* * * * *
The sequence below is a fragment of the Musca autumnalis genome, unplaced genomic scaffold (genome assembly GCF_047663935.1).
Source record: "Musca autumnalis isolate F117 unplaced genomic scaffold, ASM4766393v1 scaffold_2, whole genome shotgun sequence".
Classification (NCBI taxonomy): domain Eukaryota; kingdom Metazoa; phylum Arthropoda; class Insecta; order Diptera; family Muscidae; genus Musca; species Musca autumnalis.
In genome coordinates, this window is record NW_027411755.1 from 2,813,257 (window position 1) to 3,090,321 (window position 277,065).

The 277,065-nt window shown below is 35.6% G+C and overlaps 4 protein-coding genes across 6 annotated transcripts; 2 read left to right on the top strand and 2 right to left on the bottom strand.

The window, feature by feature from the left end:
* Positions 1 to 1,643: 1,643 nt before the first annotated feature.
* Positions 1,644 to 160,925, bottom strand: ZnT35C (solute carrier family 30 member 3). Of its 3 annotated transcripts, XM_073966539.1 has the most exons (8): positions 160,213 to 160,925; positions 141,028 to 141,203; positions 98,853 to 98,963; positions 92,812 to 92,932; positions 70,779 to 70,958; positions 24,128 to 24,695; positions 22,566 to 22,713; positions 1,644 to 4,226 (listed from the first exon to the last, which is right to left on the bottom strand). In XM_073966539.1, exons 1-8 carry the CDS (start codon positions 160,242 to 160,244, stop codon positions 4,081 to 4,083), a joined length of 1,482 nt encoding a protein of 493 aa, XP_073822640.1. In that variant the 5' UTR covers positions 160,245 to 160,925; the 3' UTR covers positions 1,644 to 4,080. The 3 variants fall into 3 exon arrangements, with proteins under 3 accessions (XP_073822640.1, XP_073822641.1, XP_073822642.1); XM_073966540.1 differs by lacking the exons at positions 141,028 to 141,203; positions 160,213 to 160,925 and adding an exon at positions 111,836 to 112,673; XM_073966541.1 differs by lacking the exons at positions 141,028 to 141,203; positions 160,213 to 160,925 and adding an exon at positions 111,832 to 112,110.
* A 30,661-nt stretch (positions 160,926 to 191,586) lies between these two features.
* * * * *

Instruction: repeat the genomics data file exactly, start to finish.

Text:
The sequence below is a fragment of the Musca autumnalis genome, unplaced genomic scaffold (genome assembly GCF_047663935.1).
Source record: "Musca autumnalis isolate F117 unplaced genomic scaffold, ASM4766393v1 scaffold_2, whole genome shotgun sequence".
Classification (NCBI taxonomy): domain Eukaryota; kingdom Metazoa; phylum Arthropoda; class Insecta; order Diptera; family Muscidae; genus Musca; species Musca autumnalis.
In genome coordinates, this window is record NW_027411755.1 from 2,813,257 (window position 1) to 3,090,321 (window position 277,065).

The 277,065-nt window shown below is 35.6% G+C and overlaps 4 protein-coding genes across 6 annotated transcripts; 2 read left to right on the top strand and 2 right to left on the bottom strand.

The window, feature by feature from the left end:
* Positions 1 to 1,643: 1,643 nt before the first annotated feature.
* Positions 1,644 to 160,925, bottom strand: ZnT35C (solute carrier family 30 member 3). Of its 3 annotated transcripts, XM_073966539.1 has the most exons (8): positions 160,213 to 160,925; positions 141,028 to 141,203; positions 98,853 to 98,963; positions 92,812 to 92,932; positions 70,779 to 70,958; positions 24,128 to 24,695; positions 22,566 to 22,713; positions 1,644 to 4,226 (listed from the first exon to the last, which is right to left on the bottom strand). In XM_073966539.1, exons 1-8 carry the CDS (start codon positions 160,242 to 160,244, stop codon positions 4,081 to 4,083), a joined length of 1,482 nt encoding a protein of 493 aa, XP_073822640.1. In that variant the 5' UTR covers positions 160,245 to 160,925; the 3' UTR covers positions 1,644 to 4,080. The 3 variants fall into 3 exon arrangements, with proteins under 3 accessions (XP_073822640.1, XP_073822641.1, XP_073822642.1); XM_073966540.1 differs by lacking the exons at positions 141,028 to 141,203; positions 160,213 to 160,925 and adding an exon at positions 111,836 to 112,673; XM_073966541.1 differs by lacking the exons at positions 141,028 to 141,203; positions 160,213 to 160,925 and adding an exon at positions 111,832 to 112,110.
* A 30,661-nt stretch (positions 160,926 to 191,586) lies between these two features.